fritillary-(Argynnis-paphia)-butterfly.jpg_tmp

Why Dartmoor Is A Butterfly Haven

In this guest article, Rachel Brown of DIY Garden shares her knowledge on Dartmoor’s fascinating butterfly population and why they’re important to the natural environment. Read on to find out more. Dartmoor is one of Britain’s most varied outdoor spaces. Its landscape includes bogs, granite outcrops, woodland, moorland, wetland, and heathland that spread over 368 square miles. Intensive farming has never taken off here because Dartmoor’s geology includes a lot of granite and acidic soil. This unspoiled natural landscape has given wildlife a chance to thrive. In Dartmoor you’ll spot wild ponies, damselflies, skylarks, bats, fairy shrimp, hazel dormice, lizards, and rare butterflies.

What Butterflies Live On Dartmoor?

The county of Devon is home to a huge 38 types of resident butterfly plus other migrant visitors. This high number of species is due to the warmer southern climate and the amount of wild plants that naturally grow there. A wide variety of butterfly species live on Dartmoor. These include garden-visiting peacocks, painted ladies, tortoiseshells, and meadow blues, and there are others more characteristic of Dartmoor’s specialised moorlands. You’ll spot the brown argusgreen-veined white, green hairstreak, small heath, purple hairstreak, and white admiral here too. But that’s not all. One of the rarer species of UK butterfly is thriving on Dartmoor in part thanks to the Butterfly Conservation Group who have a project dedicated to boosting their numbers. We’re talking about fritillaries.

Fritillaries On Dartmoor

Fritillary butterflies are globally endangered. The marsh fritillary, for example, has declined in population by 64% since 2005 and in distribution by 79% since 1976, but Dartmoor has the right conditions for them. In 2018 they were recorded on 30 sites on Dartmoor in steadily increasing numbers. Marsh fritillary feeds on the wildflower scabious and can be seen from mid-May to the end of June if you’d like to visit them. Other fritillaries enjoying Dartmoor’s butterfly-friendly landscape are the small pearl-bordered, dark green, and high brown fritillaries. There are so many butterfly species recorded on Dartmoor it’s a challenge to spot them all!

Why Does Dartmoor Have Rare Butterflies?

Dartmoor’s varied landscape has specialised areas that are in decline across the rest of the UK. The vast moorlands, heaths and large areas of undisturbed bracken shelter eggs, caterpillars and butterflies all year round, plus its purple moor grass, rush pastures, and damp grasslands host a healthy amount of devil’s bit scabious and marsh violets that fritillaries need. Dartmoor’s landscape is a specialised ecosystem for our declining butterfly population that’s absent in most of the UK.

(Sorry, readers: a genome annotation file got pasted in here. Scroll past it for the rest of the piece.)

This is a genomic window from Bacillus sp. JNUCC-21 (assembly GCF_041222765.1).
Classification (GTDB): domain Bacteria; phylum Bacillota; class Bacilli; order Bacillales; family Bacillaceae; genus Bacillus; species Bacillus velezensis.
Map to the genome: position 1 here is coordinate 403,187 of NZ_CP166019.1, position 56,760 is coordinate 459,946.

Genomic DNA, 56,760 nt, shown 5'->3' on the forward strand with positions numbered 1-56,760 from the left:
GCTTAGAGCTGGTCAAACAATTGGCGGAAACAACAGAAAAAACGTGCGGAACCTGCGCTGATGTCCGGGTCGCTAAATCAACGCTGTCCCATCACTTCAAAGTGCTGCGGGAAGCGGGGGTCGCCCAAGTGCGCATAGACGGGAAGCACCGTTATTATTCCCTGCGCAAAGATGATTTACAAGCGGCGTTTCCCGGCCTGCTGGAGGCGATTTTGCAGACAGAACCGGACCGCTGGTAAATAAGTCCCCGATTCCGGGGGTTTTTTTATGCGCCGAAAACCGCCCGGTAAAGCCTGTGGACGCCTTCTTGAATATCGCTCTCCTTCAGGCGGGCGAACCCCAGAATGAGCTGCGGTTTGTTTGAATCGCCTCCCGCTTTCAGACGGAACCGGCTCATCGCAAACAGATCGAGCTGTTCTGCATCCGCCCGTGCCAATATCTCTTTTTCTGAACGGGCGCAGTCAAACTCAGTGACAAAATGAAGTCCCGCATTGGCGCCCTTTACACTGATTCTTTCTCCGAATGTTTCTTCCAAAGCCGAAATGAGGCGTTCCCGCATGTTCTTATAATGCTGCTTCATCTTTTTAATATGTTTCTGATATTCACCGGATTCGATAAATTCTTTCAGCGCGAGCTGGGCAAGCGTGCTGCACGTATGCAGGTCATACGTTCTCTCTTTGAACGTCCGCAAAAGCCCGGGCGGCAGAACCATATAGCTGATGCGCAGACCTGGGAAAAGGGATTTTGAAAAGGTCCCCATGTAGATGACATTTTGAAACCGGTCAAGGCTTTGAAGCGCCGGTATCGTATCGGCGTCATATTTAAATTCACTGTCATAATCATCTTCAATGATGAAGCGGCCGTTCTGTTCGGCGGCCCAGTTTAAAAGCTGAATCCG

Where To Find Butterflies

If you’re planning a butterfly hunt on Dartmoor some of the best places to search include the National Nature Reserve of Yarner Woods, Trendlebere Down, and the Bovey Valley Woodlands. Butterfly enthusiasts should also visit East Dartmoor Woods, Teign Gorge, Fingle Woods, Dunsford Reserve, the Dart Valley for its moorland, Emsworthy for grasslands, Bellever Moor for wildflowers and Fernworthy for pasture wetland. Almost everywhere you walk in Dartmoor is butterfly friendly, so be sure to take a species guide and your camera.

When To Spot Dartmoor’s Butterflies

Butterflies are best spotted in late spring and throughout the summer. You’ll see more on sunny days because butterflies open their wings to soak up the warmth.

Why Are Butterflies Important?

Butterflies are declining due to the destruction of their natural habitats. Climate change is also playing a part, creating wetter weather conditions that disrupt breeding habits. It’s bad news for us because not only do animals rely on caterpillars and butterflies as seasonal food – so do we. Butterflies are vital pollinators and without them, our crops are in trouble. Butterflies pollinate in a different way to bees. Whereas a bee’s fluffy body and big feet attract lots of pollen they tend to stay within a small area, whereas butterflies don’t take as much pollen but travel further distances. This spreads pollen over a larger area strengthening the genetic variation of plants. This means they grow strongly and are less susceptible to disease.

Visiting Dartmoor’s Butterflies

Not only are Dartmoor’s butterflies beautiful, varied and breathtakingly colourful, they are vital to our food chain so come and enjoy yourself here, but when you’re looking for butterflies be sure to keep to the countryside code. Don’t litter or start fires, and keep your dog on a lead. Let’s help preserve this spectacular and varied butterfly-rich landscape for generations to come.
Share on facebook
Facebook
Share on twitter
Twitter
Share on linkedin
LinkedIn
Share on pinterest
Pinterest
X
X